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The Last Starfighter (Collector's Edition) (Widescreen) [Import]

4.3 out of 5 stars 108 customer reviews

Price: CDN$ 46.15
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  • The Last Starfighter (Collector's Edition) (Widescreen) [Import]
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Product Details

  • Actors: Lance Guest, Robert Preston, Kay E. Kuter, Dan Mason, Dan O'Herlihy
  • Directors: Nick Castle
  • Writers: Jonathan R. Betuel
  • Producers: Edward O. Denault, Gary Adelson, John Whitney Jr., Robert E. Swanson
  • Format: Anamorphic, Closed-captioned, Collector's Edition, Color, Dolby, DVD-Video, Widescreen, NTSC, Import
  • Subtitles: English, French
  • Region: Region 1 (US and Canada This DVD will probably NOT be viewable in other countries. Read more about DVD formats.)
  • Aspect Ratio: 2.35:1
  • Number of discs: 1
  • MPAA Rating: PG
  • Studio: Universal Music Group
  • Release Date: Aug. 12 2003
  • Run Time: 101 minutes
  • Average Customer Review: 4.3 out of 5 stars 108 customer reviews
  • ASIN: B00000IQW3
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Product Description

At the time of its original release in 1984, this modestly budgeted sci-fi excursion had the distinction of offering some of the first examples of purely computer-generated animation, an apt (and frugal) special-effects solution for a movie with a plot line rooted in computer games. Both the computer-generated visuals and the arcade game now look quaint, but writer-director Nick Castle's affable, good- hearted adventure holds up nicely, thanks to a clever premise--the title game is actually a test for prospective starship pilots, planted by embattled aliens under siege from an evil invader. When a restless teenager (Lance Guest) racks up an impressive score, he finds himself spirited away to the besieged planet and thrust into the midst of an intergalactic war. Apart from Castle's skill at contrasting his extraterrestrial settings with the mundane details of his hero's earthbound life, the movie gets lift-off from two thorough pros, Robert Preston, who makes the alien recruiter, Centauri, a planet-hopping cousin to The Music Man's Harold Hill, and Dan O'Herlihy, the alien copilot, who suggests a scaly Walter Brennan. Older fans will snicker, but kids and young teens will find this rite of passage absorbing, while their folks will savor Preston's brash charm. --Sam Sutherland --This text refers to an out of print or unavailable edition of this title.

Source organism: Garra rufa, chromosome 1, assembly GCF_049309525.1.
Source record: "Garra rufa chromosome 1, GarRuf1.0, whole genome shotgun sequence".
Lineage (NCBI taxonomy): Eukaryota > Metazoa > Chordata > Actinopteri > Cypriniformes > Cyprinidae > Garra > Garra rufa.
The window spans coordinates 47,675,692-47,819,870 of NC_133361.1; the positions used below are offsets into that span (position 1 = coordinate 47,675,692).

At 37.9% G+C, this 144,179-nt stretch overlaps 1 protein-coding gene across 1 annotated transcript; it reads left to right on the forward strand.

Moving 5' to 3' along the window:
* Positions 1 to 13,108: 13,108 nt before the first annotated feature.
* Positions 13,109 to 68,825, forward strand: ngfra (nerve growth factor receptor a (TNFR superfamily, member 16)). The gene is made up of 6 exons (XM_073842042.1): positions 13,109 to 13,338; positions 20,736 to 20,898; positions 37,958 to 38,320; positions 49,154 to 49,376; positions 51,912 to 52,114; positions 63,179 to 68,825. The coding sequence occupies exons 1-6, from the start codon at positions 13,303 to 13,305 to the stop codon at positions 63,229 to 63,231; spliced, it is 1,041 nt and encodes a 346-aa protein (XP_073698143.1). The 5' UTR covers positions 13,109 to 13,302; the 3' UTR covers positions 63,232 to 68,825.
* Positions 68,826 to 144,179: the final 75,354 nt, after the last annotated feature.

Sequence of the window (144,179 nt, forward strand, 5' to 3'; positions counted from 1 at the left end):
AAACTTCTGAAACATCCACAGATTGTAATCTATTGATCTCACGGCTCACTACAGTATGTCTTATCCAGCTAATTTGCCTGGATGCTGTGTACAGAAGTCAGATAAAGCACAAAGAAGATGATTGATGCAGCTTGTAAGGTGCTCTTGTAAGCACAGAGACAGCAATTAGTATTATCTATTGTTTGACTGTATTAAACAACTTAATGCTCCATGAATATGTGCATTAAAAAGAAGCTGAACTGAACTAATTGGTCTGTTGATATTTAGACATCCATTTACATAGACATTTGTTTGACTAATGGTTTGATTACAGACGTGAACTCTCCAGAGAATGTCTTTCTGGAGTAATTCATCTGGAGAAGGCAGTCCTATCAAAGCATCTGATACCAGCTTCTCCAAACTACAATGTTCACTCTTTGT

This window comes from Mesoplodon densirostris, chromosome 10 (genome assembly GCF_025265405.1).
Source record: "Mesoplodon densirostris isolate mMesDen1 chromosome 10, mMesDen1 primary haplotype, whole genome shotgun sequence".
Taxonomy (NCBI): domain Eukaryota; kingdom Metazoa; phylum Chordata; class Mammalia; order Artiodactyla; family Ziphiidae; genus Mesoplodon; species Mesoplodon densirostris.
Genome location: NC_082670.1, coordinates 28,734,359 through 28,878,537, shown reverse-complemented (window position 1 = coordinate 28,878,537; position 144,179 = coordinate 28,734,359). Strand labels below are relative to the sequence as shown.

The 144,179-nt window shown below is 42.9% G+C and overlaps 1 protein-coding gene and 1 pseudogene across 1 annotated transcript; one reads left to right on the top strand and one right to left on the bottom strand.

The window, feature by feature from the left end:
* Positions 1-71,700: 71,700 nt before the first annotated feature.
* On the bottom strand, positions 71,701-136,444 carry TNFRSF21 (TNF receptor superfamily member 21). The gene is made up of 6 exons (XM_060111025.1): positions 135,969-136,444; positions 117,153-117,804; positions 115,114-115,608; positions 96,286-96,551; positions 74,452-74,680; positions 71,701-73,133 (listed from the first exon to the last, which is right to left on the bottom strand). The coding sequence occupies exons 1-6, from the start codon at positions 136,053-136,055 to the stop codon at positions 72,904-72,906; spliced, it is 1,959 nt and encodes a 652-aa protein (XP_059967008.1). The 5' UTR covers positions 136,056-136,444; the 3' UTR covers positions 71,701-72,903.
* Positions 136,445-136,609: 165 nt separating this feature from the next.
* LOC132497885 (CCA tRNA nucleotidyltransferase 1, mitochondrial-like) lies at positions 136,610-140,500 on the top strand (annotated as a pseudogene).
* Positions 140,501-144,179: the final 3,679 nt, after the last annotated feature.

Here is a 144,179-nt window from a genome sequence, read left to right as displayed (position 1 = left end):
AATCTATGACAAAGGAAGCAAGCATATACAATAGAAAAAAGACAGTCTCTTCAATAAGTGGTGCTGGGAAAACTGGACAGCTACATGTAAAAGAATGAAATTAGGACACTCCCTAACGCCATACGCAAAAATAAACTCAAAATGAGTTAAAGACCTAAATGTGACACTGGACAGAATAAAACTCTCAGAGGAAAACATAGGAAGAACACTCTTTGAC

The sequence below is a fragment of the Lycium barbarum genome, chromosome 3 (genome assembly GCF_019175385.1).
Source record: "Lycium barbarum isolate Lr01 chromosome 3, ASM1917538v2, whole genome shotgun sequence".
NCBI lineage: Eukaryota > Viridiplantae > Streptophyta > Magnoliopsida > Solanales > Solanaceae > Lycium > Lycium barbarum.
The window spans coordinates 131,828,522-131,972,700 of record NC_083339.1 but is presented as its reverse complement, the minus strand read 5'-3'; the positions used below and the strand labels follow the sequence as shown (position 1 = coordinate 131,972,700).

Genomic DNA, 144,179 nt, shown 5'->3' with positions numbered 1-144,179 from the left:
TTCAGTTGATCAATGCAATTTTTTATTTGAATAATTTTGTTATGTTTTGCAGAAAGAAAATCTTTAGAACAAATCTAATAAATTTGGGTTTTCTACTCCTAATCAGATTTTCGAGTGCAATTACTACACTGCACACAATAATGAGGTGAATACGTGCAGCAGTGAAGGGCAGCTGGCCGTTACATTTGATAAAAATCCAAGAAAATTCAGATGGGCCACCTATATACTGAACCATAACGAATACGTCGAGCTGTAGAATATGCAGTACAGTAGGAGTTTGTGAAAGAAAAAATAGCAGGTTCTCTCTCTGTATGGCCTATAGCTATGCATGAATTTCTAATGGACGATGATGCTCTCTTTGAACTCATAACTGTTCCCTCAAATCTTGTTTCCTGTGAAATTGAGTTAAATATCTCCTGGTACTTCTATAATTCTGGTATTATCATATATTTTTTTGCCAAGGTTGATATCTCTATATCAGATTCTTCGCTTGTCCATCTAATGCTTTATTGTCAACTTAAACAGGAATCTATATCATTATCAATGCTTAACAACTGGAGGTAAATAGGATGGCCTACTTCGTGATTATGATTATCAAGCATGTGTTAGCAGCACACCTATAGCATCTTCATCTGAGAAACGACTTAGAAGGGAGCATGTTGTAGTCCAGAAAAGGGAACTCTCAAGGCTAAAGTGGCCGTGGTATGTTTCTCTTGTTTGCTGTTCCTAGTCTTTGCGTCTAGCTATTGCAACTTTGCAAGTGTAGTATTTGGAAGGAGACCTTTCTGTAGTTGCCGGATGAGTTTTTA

Customer Reviews

Top Customer Reviews

Format: DVD
I remember seeing this film when it came out in 1984 and enjoying it. I liked it then, and I liked it again when I saw it recently on DVD. There are two reasons why you might enjoy The Last Starfighter:
(1) You are looking for a movie to watch with kids aged 8 to 14. This movie has a simple, straightforward storyline that holds attention and enjoyment for its 101 minutes. My daughters (10 and 12) loved it, though they noted that the special effects were a bit obvious (see also reason (2)). It was a nice family treat.
(2) You want to see a bit of film history; this one has two attractions. It was the first full-length motion picture to rely entirely on computer-generated graphics for its special effects, arguably blazing the way for the CGI industry of a decade later. From the perspective of 18 years later, these effects are pretty obvious, but they are not primitive. They work well. And they were done on computers that were less powerful than the laptop I'm typing this review on.
The second bit of film history in this movie is that it was one of the last films to co-star Robert Preston, in a role that is deliberately modeled on one his most famous (and enjoyable roles), that of the outrageous flim-flam man of The Music Man. "Centuri" (Preston) is the reincarnation of Professor Harold Hill in outer space. If you are a fan of Robert Preston, you'll enjoy his performance in this movie. It is obvious that he enjoyed doing it.